29 Mar Rheumatoid Arthritis: After DMARD Therapy, Some Patients May Remain Drug Free
MedicalResearch.com Interview with:
Siri Lillegraven MD MPH PhD
Leader, Unit for Clinical Research, Diakonhjemmet Hospital Associate professor, Institute of Health and Society, Faculty of Medicine
University of Oslo
MedicalResearch.com: What is the background for this study?
Response: Rheumatoid arthritis, or RA, is a chronic disease, with joint inflammation as the primary manifestation. Due to advances in RA therapy and care, an increasing number of patients achieve sustained remission without joint damage progression and functional loss. For these patients, dose-reduction of disease modifying anti-rheumatic drugs (DMARDs), or complete withdrawal of therapy could be favorable due to potential reductions in adverse events, burden of taking medication, and healthcare costs. Current treatment recommendations suggest that tapering of conventional synthetic DMARDs could be considered in patients in sustained remission, but there is a lack of data to guide treatment decisions.
MedicalResearch.com: What are the main findings?
Response: In the study, we assessed RA patients in sustained remission for at least two years, who had already successfully tapered conventional synthetic DMARDs to half-dose. These patients were randomized to either continued half-dose therapy, or withdrawal of csDMARDs.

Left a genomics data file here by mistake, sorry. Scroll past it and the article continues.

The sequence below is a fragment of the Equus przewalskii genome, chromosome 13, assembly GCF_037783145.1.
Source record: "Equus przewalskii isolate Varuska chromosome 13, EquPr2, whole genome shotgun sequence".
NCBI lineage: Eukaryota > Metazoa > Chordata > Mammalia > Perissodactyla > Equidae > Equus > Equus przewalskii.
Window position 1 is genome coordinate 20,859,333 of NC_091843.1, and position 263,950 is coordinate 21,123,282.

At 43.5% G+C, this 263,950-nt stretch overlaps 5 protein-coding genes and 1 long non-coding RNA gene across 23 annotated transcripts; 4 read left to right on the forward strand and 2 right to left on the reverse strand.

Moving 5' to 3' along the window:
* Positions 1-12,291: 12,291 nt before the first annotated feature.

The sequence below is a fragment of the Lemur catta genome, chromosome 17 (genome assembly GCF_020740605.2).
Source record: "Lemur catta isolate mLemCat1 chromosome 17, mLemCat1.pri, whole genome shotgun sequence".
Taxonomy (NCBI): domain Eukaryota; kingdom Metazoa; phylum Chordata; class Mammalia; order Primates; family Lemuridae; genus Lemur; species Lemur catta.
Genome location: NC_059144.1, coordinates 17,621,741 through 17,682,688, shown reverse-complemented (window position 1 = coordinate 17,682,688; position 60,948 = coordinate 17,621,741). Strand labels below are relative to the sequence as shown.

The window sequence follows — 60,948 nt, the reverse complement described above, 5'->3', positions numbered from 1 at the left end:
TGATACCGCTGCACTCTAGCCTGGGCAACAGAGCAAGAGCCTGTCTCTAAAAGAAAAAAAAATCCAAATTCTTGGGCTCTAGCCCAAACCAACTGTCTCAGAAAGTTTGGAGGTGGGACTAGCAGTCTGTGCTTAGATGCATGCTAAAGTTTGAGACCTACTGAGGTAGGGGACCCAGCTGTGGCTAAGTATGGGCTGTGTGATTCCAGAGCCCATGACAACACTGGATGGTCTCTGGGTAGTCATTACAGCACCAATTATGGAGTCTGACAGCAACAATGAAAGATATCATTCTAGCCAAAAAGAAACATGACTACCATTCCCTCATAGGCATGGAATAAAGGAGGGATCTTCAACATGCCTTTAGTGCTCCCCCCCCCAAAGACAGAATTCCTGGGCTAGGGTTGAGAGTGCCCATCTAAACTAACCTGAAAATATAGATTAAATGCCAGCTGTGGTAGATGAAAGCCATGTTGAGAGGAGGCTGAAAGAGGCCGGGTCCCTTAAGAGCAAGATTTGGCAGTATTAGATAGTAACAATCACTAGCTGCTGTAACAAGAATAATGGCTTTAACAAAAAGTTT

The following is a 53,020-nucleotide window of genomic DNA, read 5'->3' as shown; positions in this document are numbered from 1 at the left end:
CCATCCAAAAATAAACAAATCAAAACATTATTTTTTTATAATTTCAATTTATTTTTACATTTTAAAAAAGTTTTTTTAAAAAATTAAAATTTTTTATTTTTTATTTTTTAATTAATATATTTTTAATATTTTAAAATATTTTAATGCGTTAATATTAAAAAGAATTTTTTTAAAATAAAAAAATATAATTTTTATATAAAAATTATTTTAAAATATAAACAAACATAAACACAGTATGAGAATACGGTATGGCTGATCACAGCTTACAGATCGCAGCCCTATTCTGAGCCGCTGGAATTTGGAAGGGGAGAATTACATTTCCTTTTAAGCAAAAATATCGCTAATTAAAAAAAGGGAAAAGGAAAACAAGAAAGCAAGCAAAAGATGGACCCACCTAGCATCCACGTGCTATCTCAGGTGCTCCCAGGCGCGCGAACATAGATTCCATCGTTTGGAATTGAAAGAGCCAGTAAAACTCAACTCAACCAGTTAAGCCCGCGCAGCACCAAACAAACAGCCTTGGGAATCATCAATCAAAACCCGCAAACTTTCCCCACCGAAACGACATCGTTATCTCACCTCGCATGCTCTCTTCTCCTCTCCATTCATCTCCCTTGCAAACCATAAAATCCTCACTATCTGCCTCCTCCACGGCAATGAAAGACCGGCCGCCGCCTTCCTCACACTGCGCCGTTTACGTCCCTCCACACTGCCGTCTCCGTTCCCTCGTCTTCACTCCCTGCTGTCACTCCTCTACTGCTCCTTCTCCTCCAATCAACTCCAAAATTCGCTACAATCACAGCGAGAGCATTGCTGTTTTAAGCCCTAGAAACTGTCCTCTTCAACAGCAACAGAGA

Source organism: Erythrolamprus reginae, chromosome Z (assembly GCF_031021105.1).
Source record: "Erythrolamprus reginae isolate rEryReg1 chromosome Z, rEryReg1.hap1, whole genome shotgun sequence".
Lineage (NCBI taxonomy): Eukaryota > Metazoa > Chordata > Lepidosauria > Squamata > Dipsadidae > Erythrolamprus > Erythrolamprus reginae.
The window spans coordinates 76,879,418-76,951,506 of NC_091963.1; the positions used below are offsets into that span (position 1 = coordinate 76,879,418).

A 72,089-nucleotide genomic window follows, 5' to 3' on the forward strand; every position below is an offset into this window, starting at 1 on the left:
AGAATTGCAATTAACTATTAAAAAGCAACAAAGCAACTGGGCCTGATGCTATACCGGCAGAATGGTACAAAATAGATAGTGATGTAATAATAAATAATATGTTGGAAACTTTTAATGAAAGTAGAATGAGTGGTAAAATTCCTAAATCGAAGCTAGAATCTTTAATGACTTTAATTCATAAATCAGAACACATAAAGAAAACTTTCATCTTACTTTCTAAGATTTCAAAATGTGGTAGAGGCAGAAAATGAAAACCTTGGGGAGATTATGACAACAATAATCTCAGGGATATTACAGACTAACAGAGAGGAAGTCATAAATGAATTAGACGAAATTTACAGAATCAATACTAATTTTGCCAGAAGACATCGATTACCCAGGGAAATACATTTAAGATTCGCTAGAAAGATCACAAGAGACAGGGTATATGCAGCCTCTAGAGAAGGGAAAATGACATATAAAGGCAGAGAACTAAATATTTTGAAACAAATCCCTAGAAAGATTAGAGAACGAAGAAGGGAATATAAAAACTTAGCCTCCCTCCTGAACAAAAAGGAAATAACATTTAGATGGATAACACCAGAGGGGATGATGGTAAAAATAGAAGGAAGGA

The results show that in this population, a majority of patients remained flare-free for at least a year after csDMARD discontinuation. These findings highlight a potential for drug-free remission in a subgroup of RA patients, and the results provide a basis for shared decision making between patient and rheumatologist.
We know that tapering of medication is something that many patients are wondering about, and thus think these data are clinically relevant.
MedicalResearch.com: What should readers take away from your report?
Response: One of the main take home messages is that drug free remission might be a realistic treatment target for a few of the patients with RA treated according to modern principles.
MedicalResearch.com: What recommendations do you have for future research as a results of this study?
Response: We think that it will be interesting to examine the long-term effects of DMARD tapering and withdrawal, with regards to drug free remission, joint damage and achievement of stable remission over time. Additionally, identification of predictors for disease flare is important to further personalize treatment,
MedicalResearch.com: Is there anything else you would like to add?
Response: These results should provide a basis for shared decision making, as patients might have very different preferences.
I have no relevant disclosures.
Lillegraven S, Paulshus Sundlisæter N, Aga A, et al. Discontinuation of Conventional Synthetic Disease-Modifying Antirheumatic Drugs in Patients With Rheumatoid Arthritis and Excellent Disease Control. JAMA. 2023;329(12):1024–1026. doi:10.1001/jama.2023.0492
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Last Updated on March 29, 2023 by Marie Benz